The Island (2005)
Pretty good but not the next Blade Runner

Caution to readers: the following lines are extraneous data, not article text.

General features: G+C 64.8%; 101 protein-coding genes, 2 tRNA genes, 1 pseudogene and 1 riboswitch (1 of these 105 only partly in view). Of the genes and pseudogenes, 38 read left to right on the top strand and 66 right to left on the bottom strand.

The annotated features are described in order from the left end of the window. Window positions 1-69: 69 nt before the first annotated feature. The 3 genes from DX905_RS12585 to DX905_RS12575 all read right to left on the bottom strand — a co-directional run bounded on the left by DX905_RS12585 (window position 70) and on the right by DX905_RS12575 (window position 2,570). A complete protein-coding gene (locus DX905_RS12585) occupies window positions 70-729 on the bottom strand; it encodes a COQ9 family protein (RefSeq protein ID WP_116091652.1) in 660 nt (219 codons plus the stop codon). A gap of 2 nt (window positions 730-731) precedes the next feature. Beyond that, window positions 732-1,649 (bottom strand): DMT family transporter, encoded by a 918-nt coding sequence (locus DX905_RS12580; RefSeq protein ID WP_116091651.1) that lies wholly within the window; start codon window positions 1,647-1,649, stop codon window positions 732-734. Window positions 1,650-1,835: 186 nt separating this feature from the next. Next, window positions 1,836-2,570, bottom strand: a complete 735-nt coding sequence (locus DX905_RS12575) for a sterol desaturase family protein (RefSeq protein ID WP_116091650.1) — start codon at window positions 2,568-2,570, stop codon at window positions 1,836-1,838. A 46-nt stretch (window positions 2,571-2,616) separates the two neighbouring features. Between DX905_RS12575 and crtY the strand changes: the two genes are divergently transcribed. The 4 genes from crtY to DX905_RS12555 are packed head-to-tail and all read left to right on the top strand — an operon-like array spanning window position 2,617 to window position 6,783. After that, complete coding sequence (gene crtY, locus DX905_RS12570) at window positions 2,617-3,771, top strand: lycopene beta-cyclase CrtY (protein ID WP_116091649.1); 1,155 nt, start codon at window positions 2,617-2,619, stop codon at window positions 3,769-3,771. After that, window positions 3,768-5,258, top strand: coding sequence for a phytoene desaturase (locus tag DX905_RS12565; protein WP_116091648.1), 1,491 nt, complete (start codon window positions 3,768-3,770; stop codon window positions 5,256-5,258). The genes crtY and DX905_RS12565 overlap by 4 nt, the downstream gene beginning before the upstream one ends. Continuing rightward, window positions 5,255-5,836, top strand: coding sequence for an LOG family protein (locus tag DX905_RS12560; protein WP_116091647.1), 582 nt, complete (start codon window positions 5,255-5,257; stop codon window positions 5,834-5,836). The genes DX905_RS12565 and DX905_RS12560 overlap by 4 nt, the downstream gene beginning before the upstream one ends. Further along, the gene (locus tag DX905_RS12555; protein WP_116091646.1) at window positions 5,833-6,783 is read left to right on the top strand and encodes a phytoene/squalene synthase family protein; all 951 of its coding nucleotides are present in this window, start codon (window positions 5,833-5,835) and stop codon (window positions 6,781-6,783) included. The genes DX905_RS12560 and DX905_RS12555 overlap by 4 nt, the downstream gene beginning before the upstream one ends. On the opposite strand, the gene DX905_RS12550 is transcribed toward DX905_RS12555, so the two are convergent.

This was a lot better than expected -- a good summer movie with a great cast. McGregor and Johansson have believable chemistry and are able to carry a really stylish updated version of Logan's Run, with Buscemi taking on Ustinov's former place in a familiar story of the clash between the synthetic future and the gritty but redeeming aspects of human reality. There are also nods here to other classics -- Blade Runner, Matrix, the Terminator films and even Crichton's Coma. The film stands apart not only because it follows the style of the newer generation of sci fi films like AI, I Robot and Minority Report, but also because it makes ironic and effective self-referential twists on that more recent style. The rocking action scenes are heart-pounding, but with such a great cast, it's too bad Michael Bay didn't forgo some action and let his actors explore some deeper depths in this story.